Does Fido get over excited when visitors come in the door and jump all over them? Want to learn how to help Fido learn to greet visitors politely?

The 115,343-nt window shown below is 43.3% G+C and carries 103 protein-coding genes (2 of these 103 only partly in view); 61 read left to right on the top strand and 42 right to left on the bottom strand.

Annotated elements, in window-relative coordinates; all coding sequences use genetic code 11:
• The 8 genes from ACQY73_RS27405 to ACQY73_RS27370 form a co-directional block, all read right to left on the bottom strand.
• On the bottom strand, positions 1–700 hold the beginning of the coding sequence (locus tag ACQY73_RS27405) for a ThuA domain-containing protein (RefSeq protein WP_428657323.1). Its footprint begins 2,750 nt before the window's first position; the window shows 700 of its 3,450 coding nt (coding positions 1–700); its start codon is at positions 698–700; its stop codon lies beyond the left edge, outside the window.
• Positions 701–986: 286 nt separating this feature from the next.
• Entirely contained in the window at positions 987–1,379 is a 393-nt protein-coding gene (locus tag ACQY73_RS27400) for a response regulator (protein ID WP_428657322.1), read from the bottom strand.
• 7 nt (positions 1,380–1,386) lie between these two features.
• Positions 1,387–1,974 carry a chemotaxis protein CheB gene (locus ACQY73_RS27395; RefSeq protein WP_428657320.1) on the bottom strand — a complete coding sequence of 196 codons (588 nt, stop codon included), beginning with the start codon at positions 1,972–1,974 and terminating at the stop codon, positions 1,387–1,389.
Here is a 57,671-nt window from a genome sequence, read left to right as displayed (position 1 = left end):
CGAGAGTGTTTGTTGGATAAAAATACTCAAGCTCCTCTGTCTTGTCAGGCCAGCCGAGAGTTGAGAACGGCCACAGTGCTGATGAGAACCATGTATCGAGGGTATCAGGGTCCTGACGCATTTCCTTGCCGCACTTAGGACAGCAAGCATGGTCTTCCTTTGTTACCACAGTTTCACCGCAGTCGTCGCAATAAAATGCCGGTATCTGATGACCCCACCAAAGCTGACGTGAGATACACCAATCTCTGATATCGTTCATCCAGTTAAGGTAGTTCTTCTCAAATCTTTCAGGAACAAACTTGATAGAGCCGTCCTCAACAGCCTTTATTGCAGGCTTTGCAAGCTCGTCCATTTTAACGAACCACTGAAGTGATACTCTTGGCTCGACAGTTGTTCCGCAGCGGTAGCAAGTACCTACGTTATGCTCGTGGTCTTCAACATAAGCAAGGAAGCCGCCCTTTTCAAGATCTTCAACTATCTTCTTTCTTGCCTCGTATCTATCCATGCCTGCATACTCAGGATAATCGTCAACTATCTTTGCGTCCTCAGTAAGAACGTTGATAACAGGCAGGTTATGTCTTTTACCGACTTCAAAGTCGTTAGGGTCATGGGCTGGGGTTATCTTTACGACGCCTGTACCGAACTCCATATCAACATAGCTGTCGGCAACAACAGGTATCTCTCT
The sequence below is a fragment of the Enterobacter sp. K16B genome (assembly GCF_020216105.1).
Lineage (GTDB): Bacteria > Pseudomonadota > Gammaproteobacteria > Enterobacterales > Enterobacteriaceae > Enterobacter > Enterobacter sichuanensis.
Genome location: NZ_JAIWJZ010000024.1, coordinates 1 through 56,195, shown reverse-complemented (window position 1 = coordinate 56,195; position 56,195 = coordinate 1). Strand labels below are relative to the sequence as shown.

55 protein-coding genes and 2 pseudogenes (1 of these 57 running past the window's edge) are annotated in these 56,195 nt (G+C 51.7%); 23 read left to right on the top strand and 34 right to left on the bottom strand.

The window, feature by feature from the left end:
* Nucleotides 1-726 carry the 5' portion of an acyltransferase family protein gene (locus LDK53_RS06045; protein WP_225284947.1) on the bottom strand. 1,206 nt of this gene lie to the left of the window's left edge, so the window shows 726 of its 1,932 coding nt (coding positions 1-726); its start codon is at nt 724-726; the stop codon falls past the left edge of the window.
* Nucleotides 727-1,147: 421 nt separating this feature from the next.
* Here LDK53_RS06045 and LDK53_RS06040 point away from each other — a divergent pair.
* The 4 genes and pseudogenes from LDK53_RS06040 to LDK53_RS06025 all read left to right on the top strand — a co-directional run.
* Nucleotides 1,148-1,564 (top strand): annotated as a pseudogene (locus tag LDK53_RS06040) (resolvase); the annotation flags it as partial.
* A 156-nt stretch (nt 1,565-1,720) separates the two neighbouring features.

Start with Fido on a leash. Ask him or lure him to sit. When the visitor comes in the door he may get excited and get up. Have the visitor take a step back and wait till Fido sits. If he doesn’t sit you may have to ask him but try waiting for the behavior. Once he sits the visitor can take a step forward and continue coming forward as long as he remains sitting. (if he lies down, that is okay too). If Fido gets up, the visitor backs up again and waits for a sit. This may have to happen a few times before Fido gets it. The visitor should start by being as calm as possible as first as to not get Fido any more excited than he already is. Once Fido remains sitting and the visitor has approached Fido, they can give him a tasty treat. You can then try it without the leash or leave the leash on but don’t hold it. Once Fido has mastered this with many different people, you can take it a step further and have the visitors be more animated and excited when they walk through the door so Fido learns to be calm when any person who walks through the door. Remember it may take many repetitions and consistency for the dog to learn the new behavior. Keep the sessions short (10-15 minutes) and practice everyday. Be patient and stay positive so Fido looks forward to training.